It is there whether you hear it or not: Syntactic representation of missing arguments

Zhenguang G Cai, Martin J Pickering, Ruiming Wang, Holly P Branigan

Research output: Contribution to journalArticlepeer-review

Abstract / Description of output

Many languages allow arguments to be omitted when they are recoverable from the context, but how do people comprehend sentences with a missing argument? We contrast a syntactically-represented account whereby people postulate a syntactic representation for the missing argument, with a syntactically-non-represented account whereby people do not postulate any syntactic representation for it. We report two structural priming experiments in Mandarin Chinese that showed that comprehension of a dative sentence with a missing direct-object argument primed the production of a full-form dative sentence (relative to an intransitive) and that it behaved similarly to a corresponding full-form dative sentence. The results suggest that people construct the same constituent structure for missing-argument sentences and full-form sentences, in accord with the syntactically-represented account. We discuss the implications for syntactic representations in language processing.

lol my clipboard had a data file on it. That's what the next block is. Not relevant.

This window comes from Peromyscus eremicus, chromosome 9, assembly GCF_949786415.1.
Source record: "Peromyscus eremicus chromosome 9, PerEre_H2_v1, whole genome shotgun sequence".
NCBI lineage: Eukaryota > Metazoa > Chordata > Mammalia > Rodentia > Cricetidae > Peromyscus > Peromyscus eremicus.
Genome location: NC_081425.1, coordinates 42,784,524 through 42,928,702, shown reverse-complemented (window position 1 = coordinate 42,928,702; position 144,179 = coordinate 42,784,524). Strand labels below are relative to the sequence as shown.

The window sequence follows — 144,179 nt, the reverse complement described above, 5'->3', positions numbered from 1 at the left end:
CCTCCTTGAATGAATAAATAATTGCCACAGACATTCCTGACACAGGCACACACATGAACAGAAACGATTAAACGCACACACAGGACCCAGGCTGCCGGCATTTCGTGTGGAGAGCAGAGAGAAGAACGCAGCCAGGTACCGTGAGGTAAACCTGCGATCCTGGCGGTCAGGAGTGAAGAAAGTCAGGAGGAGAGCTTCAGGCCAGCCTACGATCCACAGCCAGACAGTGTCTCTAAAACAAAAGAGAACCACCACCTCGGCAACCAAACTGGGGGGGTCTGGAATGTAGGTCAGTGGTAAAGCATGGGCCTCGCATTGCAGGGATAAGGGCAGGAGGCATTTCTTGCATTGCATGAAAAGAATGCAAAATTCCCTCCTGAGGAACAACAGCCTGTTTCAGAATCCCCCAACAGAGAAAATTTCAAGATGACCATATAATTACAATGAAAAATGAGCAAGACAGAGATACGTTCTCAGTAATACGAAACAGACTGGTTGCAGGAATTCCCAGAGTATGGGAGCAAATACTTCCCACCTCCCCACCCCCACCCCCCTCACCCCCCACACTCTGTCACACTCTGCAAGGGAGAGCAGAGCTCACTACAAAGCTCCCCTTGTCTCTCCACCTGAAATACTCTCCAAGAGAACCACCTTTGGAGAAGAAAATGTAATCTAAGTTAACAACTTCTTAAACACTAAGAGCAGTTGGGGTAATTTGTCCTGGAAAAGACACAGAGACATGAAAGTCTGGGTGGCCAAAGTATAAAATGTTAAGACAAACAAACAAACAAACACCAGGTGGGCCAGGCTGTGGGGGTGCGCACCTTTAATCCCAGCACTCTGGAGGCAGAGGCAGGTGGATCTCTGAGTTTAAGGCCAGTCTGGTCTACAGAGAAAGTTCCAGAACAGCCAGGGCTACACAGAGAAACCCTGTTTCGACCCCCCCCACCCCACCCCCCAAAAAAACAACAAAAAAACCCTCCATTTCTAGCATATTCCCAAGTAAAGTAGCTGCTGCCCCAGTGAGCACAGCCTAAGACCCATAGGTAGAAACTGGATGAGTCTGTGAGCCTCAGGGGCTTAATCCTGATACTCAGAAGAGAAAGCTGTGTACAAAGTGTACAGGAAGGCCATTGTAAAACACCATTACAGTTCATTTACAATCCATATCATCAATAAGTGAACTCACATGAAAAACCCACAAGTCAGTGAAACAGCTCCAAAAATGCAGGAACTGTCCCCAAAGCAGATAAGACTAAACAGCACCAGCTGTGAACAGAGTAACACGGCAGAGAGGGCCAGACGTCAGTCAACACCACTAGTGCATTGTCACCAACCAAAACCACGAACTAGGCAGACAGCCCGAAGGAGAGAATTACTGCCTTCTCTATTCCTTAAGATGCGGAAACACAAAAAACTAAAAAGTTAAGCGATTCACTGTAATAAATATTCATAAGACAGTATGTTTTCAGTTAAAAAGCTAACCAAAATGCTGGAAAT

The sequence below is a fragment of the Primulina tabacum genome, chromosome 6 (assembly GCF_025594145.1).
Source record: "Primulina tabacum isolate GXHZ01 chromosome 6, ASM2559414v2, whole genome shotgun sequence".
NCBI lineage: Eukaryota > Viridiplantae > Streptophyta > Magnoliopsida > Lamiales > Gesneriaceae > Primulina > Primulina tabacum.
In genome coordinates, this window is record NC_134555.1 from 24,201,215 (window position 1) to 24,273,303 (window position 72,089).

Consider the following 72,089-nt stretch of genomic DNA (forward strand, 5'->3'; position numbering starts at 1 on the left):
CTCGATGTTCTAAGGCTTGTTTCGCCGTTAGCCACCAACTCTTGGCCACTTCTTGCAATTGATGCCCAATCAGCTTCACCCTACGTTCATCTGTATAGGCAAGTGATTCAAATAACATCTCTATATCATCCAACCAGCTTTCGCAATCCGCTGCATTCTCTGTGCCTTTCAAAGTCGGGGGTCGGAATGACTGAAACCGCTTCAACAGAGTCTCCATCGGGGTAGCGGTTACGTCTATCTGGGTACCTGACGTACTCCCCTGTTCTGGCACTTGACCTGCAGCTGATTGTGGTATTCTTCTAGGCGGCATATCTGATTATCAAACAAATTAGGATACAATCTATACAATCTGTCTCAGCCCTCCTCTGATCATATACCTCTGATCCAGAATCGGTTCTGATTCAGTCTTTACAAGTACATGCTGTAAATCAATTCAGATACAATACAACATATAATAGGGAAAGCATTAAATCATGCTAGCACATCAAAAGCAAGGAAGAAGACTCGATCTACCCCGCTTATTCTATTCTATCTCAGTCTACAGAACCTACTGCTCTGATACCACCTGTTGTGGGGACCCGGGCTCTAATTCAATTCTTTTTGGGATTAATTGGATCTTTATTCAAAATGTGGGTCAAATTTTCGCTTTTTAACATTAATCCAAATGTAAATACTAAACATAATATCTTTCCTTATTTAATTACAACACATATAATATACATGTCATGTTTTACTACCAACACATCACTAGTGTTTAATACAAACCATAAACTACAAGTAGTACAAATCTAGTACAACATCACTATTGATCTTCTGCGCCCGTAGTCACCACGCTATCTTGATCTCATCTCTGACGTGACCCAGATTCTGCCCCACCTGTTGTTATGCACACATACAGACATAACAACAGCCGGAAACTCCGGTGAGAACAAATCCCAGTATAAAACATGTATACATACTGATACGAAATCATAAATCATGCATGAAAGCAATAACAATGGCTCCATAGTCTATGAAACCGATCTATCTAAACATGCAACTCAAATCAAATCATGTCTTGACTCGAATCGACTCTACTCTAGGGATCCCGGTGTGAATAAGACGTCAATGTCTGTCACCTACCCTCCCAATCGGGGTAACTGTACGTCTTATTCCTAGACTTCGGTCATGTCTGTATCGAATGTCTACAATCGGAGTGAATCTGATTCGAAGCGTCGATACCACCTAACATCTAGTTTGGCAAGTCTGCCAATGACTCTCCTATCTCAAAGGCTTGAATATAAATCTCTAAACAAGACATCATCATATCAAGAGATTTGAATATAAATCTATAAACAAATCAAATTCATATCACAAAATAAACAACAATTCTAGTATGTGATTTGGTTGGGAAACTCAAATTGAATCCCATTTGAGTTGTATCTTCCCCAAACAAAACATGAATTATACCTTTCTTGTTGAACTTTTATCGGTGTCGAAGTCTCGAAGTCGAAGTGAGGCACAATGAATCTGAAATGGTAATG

Original languageEnglish
Pages (from-to)255-67
Number of pages13
Early online date12 Dec 2014
Publication statusPublished - 31 Mar 2015


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